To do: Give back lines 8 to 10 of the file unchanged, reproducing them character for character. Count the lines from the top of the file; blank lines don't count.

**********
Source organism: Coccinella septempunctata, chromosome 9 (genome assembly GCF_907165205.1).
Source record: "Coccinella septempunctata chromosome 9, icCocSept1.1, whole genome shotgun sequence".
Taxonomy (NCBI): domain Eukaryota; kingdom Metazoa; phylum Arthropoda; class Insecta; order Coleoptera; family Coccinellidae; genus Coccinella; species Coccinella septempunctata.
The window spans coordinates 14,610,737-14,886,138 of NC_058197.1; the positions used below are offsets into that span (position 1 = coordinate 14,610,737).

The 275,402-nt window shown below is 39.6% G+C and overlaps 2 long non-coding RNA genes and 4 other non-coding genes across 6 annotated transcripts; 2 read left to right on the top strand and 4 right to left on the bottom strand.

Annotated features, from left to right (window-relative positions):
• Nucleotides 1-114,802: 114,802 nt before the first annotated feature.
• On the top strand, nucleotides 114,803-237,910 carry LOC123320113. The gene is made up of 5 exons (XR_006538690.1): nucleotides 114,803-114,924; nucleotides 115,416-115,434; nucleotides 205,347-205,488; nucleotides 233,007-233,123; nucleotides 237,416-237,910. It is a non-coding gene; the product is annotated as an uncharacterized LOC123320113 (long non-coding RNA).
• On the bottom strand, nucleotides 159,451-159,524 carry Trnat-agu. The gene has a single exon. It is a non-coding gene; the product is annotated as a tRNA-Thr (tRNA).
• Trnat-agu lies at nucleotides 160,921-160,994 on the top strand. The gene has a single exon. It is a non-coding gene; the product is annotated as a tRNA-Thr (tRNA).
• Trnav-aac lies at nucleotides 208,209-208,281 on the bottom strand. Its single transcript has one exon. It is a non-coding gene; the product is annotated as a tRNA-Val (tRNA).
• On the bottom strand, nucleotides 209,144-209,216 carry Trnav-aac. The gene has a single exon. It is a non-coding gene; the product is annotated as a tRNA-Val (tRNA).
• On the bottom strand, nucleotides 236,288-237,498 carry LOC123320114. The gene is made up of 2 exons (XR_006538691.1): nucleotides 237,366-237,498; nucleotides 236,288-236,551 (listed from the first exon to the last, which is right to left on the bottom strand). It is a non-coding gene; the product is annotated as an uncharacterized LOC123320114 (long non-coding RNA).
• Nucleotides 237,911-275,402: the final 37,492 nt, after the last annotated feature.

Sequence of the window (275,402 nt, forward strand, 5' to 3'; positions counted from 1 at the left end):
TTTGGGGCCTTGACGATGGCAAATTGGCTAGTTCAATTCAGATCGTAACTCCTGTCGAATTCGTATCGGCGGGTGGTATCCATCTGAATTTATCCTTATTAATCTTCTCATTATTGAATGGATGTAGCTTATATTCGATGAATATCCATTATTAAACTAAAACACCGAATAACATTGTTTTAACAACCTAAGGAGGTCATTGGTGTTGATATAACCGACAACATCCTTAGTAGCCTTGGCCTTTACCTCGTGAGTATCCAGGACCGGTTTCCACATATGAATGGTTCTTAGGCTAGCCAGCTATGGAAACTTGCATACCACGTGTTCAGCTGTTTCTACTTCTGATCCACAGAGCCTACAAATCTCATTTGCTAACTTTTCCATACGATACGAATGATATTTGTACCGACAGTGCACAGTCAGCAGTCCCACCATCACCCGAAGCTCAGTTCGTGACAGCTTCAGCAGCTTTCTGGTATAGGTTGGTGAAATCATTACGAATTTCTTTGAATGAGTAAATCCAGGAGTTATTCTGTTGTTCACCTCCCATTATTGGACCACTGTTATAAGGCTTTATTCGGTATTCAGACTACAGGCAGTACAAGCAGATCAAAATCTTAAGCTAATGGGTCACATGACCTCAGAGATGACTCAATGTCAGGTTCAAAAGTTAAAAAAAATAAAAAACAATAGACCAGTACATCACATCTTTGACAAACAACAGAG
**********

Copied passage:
• On the top strand, nucleotides 114,803-237,910 carry LOC123320113. The gene is made up of 5 exons (XR_006538690.1): nucleotides 114,803-114,924; nucleotides 115,416-115,434; nucleotides 205,347-205,488; nucleotides 233,007-233,123; nucleotides 237,416-237,910. It is a non-coding gene; the product is annotated as an uncharacterized LOC123320113 (long non-coding RNA).
• On the bottom strand, nucleotides 159,451-159,524 carry Trnat-agu. The gene has a single exon. It is a non-coding gene; the product is annotated as a tRNA-Thr (tRNA).
• Trnat-agu lies at nucleotides 160,921-160,994 on the top strand. The gene has a single exon. It is a non-coding gene; the product is annotated as a tRNA-Thr (tRNA).